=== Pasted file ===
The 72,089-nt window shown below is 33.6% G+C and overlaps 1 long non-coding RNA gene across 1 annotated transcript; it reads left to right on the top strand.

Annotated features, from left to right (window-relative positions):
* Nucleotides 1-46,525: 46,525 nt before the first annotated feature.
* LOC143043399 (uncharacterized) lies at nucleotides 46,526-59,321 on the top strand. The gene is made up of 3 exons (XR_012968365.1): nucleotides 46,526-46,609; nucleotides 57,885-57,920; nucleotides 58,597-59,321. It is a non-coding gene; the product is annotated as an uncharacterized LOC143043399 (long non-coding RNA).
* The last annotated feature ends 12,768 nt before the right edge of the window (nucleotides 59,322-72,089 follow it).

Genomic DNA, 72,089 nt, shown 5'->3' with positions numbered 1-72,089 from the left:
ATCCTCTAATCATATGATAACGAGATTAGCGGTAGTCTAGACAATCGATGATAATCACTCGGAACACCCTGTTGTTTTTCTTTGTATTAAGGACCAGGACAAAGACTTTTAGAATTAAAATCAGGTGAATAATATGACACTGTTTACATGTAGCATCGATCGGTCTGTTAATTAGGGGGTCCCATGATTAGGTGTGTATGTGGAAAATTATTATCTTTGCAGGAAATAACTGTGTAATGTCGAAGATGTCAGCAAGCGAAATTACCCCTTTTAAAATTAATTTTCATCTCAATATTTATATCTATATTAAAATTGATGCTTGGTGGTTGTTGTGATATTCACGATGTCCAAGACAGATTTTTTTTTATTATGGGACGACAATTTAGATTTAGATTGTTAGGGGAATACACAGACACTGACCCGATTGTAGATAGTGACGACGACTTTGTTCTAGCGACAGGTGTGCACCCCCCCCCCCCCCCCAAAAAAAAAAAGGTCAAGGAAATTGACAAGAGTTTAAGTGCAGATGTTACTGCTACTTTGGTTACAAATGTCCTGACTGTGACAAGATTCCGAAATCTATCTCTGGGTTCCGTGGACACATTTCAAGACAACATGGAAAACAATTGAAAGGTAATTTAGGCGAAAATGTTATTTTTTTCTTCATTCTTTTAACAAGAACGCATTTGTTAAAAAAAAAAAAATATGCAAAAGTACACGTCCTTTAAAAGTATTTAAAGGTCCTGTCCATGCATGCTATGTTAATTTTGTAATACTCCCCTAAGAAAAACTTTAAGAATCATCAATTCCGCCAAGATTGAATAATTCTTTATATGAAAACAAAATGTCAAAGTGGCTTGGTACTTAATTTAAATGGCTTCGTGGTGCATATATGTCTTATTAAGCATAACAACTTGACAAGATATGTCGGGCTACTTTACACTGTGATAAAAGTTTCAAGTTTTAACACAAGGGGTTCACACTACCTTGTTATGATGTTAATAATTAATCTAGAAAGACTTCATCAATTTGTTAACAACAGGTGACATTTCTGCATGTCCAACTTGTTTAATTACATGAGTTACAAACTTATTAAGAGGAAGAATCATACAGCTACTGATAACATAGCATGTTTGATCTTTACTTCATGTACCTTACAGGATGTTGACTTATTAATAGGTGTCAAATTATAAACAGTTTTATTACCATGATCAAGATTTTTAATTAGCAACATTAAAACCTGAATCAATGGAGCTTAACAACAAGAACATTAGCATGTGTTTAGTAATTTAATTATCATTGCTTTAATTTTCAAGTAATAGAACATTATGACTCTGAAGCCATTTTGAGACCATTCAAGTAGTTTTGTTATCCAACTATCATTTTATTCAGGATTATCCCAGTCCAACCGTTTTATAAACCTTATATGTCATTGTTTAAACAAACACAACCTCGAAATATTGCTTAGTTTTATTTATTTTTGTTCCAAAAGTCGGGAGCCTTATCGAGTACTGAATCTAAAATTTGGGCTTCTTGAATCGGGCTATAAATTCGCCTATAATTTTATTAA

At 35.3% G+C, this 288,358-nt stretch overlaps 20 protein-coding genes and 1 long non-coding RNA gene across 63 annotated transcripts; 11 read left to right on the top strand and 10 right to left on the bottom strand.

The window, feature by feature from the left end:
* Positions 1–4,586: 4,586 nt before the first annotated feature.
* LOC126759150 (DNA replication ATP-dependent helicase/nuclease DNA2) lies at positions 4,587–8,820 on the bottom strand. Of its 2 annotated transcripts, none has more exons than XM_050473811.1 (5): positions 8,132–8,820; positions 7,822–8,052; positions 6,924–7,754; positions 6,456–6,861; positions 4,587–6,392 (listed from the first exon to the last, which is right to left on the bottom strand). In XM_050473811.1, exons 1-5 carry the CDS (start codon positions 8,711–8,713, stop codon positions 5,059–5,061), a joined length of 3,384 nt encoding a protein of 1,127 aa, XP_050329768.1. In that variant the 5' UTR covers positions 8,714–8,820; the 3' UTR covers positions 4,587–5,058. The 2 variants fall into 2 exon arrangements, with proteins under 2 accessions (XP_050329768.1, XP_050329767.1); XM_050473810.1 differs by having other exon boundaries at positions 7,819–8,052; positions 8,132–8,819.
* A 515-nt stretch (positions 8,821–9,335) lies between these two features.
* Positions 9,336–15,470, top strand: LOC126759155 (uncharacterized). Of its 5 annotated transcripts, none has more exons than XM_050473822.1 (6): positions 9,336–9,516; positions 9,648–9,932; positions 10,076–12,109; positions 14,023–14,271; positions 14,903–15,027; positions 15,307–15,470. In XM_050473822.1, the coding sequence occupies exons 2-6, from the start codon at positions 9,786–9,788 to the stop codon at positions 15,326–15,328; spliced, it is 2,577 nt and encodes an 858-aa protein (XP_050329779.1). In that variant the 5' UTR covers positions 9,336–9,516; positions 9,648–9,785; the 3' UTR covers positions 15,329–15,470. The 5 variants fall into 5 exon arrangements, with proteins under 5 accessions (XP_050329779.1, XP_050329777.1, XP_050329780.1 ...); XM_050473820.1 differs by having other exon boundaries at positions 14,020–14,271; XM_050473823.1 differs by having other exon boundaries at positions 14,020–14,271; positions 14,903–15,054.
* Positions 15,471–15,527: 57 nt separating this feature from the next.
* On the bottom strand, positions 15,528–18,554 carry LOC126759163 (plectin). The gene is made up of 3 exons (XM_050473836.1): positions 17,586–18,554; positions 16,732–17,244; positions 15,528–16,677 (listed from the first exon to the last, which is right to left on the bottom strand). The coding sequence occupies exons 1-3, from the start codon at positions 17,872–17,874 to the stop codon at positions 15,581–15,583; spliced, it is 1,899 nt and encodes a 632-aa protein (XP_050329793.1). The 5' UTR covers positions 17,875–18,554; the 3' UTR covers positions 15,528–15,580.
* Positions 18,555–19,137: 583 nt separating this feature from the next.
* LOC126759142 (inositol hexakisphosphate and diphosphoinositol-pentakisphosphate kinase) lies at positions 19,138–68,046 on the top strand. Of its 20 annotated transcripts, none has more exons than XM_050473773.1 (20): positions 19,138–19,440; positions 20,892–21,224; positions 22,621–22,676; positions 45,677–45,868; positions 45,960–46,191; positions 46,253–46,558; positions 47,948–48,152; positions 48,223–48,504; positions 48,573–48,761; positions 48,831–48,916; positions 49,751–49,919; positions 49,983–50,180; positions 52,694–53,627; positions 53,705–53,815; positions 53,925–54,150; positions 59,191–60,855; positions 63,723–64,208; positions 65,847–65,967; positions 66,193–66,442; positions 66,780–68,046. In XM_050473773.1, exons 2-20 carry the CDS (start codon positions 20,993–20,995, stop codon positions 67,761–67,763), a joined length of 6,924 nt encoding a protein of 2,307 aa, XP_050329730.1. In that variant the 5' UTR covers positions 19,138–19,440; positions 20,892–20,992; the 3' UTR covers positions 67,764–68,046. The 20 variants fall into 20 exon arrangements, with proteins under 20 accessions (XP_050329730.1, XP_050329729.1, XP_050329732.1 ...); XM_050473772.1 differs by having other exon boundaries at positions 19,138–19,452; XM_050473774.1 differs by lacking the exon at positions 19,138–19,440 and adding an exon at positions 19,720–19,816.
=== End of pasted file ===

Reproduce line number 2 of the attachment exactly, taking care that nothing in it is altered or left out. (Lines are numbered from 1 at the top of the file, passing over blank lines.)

Annotated features, from left to right (window-relative positions):